Implications of Project Loom/JEP 425 on core.async?

Hi folks, I’m not familiar with Clojure as I program in Elixir professionally (but am quite interested in the comparison between BEAM languages and Clojure, and eager to improve my proficiency in Clojure), therefore sorry if this question doesn’t make much sense or gets something fundamentally wrong:

JEP 425 (Project Loom, virtual threads) is attracting a lot of attention recently. Does it have any implications for Clojure’s core.async? Would virtual threads be a natural fit for the go of core.async? (I mean, in Golang go literally launches a goroutine/green thread). From what I remember, in core.async, when a task/state machine is paused, it’s taken off the thread for another task/state machine to run, while if the execution resumes, it’s put back onto the thread again. Also, if I remember it correctly, the go tasks launched by core.async share a fix-sized thread pool. Then, wouldn’t it make sense to use a pool of virtual threads for it once Project Loom is done?

And if so, what would be the implications (e.g. performance or otherwise) to core.async? It would be interesting to see a comparison of core.async vs. BEAM VM’s actor processes in handling massively concurrent workloads, though of course I know such things might not be directly comparable using a single number.

(P.S.: One thing I’d like to clarify about JEP 425 is that, will it be a fundamental addition to the JVM itself, or is it more of an “official virtual thread API built on top of conventional JVM threads” kind of thing? AFAIK there were already some libraries providing lightweight threads on JVM e.g. Quasar, which from what I read seems to perform bytecode manipulation. I guess JEP 425 will be something different?)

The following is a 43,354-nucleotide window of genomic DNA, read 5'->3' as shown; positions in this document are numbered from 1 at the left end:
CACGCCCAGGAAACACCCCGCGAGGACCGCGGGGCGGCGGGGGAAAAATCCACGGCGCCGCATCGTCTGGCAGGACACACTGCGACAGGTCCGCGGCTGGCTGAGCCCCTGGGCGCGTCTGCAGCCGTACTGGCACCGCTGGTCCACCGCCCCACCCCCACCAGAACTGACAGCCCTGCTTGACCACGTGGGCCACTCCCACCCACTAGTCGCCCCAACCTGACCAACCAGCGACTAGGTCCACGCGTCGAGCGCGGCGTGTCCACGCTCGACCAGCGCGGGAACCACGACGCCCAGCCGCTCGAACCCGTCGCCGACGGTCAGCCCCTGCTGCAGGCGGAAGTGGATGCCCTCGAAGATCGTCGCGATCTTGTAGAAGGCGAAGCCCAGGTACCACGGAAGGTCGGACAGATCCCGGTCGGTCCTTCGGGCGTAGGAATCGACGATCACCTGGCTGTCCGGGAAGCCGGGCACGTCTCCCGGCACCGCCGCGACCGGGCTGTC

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No it wouldn’t. The go machinery of core.async already implements a form of lightweight concurency that multiplexes tasks onto real OS threads, adding another layer of it would probably just slow things down.

What is more likely to benefit is adding another macro like thread but that spawns a Loom fiber (aka virtual thread) instead. You probably simply would stop using go, since Loom’s virtual threads are stackful, I’d say it’s just all around better. The advantage of a stackful implementation is that you can now take and put from higher order functions or functions called from inside the macro, so you don’t have to flatten everything or introduce more channels.

I’m not sure if Loom would be faster than core.async’s go machinery. I feel it’s hard to beat the state machine approach, but fibers have more safepoints for yielding, so from a “use them for concurency” I’d say you’ll probably get better use out of them, because it’s hard not to choke your go and properly coordinate their yield points to be optimal, I think that’ll be easier with Loom, since for example all IO will automatically yield, you won’t accidentally block a thread, so in practice I think it’ll be a lot easier to use them for high concurency.

It is a fundamental addition to the JVM. They had to add a form of tail call optimization and a form of coroutine to the JVM, and they reworked all the existing APIs to introduce yield points for all blocking operations, and I think more work to make the stack work with virtual threads.

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My understanding of Loom is that they effectively made all Blocking IO calls suspendable, so that you can write blocking IO as usual and not have to think about system resources.